EPA Allows Farmers to Keep Using Dicamba

Wall Street Journal writer Jacob Bunge reported yesterday that, “The Environmental Protection Agency will continue to allow farmers to spray crops with a controversial weedkiller, while tightening restrictions, the agency said.

“The EPA extended by two years its approval of XtendiMax, a version of the herbicide dicamba made by Bayer AG, which some farmers and researchers have blamed for damaging millions of acres of crops over the past two years.

The decision is a win for Bayer, which also markets soybean and cotton seeds genetically engineered to survive the chemical. Bayer this year acquired U.S. seed and pesticide giant Monsanto, which in 2018 sold about 50 million acres’ worth of dicamba-tolerant soybean and cotton seeds to farmers while training them how to spray the herbicide and avoid damaging other crops.”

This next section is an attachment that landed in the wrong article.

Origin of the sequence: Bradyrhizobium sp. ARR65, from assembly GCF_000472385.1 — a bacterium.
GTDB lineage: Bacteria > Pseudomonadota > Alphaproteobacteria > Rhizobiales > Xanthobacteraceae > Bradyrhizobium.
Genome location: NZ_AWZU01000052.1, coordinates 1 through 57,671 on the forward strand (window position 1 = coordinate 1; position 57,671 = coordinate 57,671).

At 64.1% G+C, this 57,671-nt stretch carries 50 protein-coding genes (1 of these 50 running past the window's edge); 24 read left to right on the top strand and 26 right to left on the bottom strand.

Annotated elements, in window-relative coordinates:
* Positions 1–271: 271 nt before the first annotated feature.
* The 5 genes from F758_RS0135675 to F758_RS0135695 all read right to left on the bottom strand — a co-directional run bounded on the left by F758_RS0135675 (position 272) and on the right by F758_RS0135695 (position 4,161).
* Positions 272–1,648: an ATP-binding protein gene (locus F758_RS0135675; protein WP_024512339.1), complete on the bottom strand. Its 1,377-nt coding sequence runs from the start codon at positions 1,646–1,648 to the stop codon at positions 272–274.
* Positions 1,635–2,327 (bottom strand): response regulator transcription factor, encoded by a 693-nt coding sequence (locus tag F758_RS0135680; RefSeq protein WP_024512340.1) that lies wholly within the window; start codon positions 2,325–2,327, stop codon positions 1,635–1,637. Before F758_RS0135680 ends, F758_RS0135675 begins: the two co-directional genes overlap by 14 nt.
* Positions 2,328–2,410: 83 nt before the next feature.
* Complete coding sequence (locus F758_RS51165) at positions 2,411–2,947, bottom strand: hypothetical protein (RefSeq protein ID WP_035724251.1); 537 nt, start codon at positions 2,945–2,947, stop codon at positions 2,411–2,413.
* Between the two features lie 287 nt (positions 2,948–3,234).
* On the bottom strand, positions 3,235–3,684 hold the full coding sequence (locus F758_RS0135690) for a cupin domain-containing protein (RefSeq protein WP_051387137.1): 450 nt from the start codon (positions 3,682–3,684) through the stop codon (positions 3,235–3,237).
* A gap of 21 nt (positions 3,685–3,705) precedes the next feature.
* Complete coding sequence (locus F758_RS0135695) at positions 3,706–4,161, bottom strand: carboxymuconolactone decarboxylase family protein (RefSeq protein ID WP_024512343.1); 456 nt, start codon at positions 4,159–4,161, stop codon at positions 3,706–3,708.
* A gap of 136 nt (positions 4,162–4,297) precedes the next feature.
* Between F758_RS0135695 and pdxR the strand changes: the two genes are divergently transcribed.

Mr. Bunge noted that, “Monsanto said its new version of dicamba was far less prone to drift. But some farmers and weed scientists blamed dicamba for hundreds of damaged fields. Monsanto officials attributed the vast majority of harmed fields to farmers spraying on windy days and other errors.

University of Missouri researchers in July estimated 1.1 million acres of soybeans were affected this year, including 500,000 acres in Illinois, the top soybean-producing state.”

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